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I have a folder that contains a not so large amount of space called /data/backup.

I have been told that if I link that folder (/data/backup) to an even bigger folder area like /bigdata/backup for example, that I will be able to execute backups to the /data/backup folder.

It will then just create a link, but the data will be seen in both folders and the latter one (/bigdata/backup) will contain the backup results but it will show on both folders.

Since the /bigdata/backup has far more disk space then the backup will no longer fail because of space problems in the /data/backup one.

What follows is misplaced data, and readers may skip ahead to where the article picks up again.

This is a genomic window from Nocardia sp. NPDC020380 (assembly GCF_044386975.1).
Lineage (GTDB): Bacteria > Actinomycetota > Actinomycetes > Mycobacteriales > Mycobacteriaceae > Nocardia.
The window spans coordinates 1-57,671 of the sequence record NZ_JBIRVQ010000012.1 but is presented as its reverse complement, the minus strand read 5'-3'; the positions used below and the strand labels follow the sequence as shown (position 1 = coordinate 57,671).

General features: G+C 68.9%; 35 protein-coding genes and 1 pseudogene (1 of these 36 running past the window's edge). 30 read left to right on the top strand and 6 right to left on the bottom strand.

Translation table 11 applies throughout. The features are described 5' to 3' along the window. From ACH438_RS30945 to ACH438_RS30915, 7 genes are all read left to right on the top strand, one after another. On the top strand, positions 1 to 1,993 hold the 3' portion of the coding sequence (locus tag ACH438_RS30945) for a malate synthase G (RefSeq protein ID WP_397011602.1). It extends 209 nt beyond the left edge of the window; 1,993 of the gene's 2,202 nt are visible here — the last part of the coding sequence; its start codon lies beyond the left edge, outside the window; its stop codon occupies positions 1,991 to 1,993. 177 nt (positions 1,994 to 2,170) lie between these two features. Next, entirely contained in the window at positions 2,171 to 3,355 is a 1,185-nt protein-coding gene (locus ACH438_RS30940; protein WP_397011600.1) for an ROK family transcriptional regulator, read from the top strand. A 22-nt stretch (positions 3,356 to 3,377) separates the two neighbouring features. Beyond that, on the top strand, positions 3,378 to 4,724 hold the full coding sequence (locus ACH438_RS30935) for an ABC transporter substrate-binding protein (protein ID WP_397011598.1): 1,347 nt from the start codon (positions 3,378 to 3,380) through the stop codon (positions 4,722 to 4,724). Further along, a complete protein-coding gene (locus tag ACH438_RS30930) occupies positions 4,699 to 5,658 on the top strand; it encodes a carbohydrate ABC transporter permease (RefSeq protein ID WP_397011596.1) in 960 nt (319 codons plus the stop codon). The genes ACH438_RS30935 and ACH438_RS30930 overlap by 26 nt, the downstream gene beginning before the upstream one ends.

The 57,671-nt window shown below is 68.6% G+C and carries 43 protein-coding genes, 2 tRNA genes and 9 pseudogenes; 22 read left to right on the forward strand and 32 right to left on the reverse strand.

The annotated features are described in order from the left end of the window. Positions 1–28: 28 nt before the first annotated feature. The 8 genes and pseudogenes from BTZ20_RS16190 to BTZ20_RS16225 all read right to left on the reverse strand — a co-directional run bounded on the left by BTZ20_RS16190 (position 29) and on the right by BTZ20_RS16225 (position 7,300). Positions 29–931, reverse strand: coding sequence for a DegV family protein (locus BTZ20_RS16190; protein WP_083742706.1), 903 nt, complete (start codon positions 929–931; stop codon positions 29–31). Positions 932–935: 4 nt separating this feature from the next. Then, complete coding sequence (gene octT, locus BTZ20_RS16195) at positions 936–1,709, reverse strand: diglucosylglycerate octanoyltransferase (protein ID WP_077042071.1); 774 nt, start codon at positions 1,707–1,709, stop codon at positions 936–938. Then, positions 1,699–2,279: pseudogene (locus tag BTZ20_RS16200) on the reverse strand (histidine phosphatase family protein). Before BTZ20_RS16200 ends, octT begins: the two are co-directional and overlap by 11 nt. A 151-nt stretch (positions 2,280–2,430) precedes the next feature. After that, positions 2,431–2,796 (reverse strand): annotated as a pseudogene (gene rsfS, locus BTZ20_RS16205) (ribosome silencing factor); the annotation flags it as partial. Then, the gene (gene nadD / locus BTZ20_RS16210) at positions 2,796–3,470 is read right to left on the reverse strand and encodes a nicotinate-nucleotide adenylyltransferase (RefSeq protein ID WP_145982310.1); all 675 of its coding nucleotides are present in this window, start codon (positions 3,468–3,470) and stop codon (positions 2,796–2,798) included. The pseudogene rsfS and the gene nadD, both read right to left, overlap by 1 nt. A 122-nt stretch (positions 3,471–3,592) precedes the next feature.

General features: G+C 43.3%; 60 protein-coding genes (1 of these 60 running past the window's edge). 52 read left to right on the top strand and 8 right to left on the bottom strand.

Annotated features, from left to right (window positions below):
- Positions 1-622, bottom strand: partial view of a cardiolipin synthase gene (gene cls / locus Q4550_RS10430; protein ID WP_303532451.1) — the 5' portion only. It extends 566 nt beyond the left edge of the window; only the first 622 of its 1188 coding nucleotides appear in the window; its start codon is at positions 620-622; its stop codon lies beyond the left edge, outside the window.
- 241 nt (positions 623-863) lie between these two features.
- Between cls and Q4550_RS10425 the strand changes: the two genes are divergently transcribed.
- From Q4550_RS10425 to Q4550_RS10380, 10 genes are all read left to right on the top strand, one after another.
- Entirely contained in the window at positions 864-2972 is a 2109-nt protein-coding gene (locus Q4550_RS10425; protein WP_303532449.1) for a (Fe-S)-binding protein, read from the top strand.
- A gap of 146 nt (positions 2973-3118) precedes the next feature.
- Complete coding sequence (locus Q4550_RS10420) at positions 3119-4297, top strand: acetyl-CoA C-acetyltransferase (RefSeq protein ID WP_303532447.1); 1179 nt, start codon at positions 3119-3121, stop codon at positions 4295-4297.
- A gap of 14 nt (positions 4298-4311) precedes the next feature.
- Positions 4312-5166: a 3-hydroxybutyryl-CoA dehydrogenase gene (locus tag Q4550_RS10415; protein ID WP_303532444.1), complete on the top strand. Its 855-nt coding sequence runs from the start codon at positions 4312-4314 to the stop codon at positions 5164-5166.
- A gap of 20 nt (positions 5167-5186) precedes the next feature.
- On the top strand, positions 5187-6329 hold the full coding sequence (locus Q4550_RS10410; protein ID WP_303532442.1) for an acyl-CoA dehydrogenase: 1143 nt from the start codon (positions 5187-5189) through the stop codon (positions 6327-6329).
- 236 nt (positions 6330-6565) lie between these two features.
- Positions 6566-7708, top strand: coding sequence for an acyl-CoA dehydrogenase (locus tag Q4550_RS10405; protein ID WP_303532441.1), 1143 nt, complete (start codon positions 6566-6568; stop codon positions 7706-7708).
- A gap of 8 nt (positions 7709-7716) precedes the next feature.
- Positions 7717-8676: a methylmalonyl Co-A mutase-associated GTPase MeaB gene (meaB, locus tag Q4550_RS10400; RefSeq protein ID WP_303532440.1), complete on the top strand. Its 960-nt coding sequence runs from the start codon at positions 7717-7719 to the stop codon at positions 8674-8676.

Is this true?

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Yes, it is true! To use /bigdata/backup as if it was /data/backup you can use these commands in a terminal.

First, as you already have a /data/backup directory, move everything in it to /bigdata/backup:

mv /data/backup/* /bigdata/backup

Then delete your old directory:

rm -r /data/backup

Now you can link the directories with:

ln -s /bigdata/backup /data/backup

This way, /data/backup is essentially just a redirect to /bigdata/backup; it's space on disk is negligible.

share|improve this answer
    
Instead of rm -r /data/backup, I'd suggest rmdir /data/backup, just in case something went wrong in the mv step, like forgetting some important dotfiles. rmdir will refuse to work if there is anything left in /data/backup, which is probably what you want. – amalloy May 7 '14 at 18:37

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